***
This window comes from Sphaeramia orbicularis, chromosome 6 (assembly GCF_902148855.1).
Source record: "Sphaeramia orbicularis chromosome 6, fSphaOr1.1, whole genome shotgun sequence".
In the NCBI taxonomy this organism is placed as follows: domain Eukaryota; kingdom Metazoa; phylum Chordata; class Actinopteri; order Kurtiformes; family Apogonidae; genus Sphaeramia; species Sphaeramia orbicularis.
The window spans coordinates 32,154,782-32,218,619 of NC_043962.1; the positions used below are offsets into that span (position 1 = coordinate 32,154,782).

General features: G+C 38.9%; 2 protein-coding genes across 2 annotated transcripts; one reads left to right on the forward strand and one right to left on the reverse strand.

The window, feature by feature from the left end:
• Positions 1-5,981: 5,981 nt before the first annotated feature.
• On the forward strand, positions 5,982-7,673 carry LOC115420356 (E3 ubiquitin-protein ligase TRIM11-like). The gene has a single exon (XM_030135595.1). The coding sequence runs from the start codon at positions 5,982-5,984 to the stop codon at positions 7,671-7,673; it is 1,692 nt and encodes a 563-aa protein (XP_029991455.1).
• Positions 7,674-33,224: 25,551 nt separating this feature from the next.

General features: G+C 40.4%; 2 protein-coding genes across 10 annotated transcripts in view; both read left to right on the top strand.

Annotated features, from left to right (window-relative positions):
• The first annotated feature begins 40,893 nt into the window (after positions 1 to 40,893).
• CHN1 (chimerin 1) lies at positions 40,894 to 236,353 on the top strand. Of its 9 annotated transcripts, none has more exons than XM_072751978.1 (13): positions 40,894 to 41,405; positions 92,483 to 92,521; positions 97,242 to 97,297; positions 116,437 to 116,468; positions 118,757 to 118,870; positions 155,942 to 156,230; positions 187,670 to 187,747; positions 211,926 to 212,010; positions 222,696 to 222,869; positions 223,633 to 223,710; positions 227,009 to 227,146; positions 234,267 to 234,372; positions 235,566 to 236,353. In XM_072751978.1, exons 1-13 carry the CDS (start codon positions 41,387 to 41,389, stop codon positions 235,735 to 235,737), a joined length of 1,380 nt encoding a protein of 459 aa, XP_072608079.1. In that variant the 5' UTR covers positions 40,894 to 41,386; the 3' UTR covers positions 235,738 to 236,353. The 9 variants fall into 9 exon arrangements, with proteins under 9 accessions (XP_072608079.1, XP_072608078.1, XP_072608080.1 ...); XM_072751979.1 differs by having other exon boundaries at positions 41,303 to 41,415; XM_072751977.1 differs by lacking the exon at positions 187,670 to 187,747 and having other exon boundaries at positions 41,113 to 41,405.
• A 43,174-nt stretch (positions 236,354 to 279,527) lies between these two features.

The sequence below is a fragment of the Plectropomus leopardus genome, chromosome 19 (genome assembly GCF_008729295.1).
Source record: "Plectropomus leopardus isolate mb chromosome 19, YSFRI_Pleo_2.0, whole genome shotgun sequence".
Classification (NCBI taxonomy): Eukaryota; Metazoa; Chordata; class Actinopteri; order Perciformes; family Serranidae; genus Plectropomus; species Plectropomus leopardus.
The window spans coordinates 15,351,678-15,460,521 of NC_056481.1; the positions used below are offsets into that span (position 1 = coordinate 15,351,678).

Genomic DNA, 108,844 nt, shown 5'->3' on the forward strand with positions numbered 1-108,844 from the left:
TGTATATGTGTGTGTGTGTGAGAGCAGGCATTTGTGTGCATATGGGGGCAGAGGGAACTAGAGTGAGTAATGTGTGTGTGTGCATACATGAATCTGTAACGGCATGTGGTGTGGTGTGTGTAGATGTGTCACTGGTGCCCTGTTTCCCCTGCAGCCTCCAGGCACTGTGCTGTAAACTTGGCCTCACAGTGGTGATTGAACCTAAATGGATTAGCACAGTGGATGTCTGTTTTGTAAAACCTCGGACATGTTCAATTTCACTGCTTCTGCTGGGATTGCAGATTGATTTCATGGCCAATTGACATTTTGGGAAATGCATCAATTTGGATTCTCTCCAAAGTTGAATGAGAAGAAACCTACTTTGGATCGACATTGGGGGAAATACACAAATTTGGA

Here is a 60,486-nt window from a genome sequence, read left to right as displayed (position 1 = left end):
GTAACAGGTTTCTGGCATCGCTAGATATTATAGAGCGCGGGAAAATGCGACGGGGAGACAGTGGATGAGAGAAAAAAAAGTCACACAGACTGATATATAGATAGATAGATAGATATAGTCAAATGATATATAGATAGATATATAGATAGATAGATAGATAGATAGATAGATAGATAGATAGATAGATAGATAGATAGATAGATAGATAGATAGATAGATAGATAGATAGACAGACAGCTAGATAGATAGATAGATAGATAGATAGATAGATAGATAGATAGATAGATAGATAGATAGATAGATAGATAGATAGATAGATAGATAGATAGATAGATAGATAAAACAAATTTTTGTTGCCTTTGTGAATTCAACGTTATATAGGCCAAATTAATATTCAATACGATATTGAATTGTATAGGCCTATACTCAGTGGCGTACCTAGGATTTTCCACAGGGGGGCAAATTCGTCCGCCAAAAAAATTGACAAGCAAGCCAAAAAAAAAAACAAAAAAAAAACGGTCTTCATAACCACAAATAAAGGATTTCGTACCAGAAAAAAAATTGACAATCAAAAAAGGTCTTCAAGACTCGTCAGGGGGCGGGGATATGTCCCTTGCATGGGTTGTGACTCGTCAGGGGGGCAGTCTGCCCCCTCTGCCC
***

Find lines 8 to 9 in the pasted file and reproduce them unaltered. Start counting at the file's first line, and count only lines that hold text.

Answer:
• On the forward strand, positions 5,982-7,673 carry LOC115420356 (E3 ubiquitin-protein ligase TRIM11-like). The gene has a single exon (XM_030135595.1). The coding sequence runs from the start codon at positions 5,982-5,984 to the stop codon at positions 7,671-7,673; it is 1,692 nt and encodes a 563-aa protein (XP_029991455.1).
• Positions 7,674-33,224: 25,551 nt separating this feature from the next.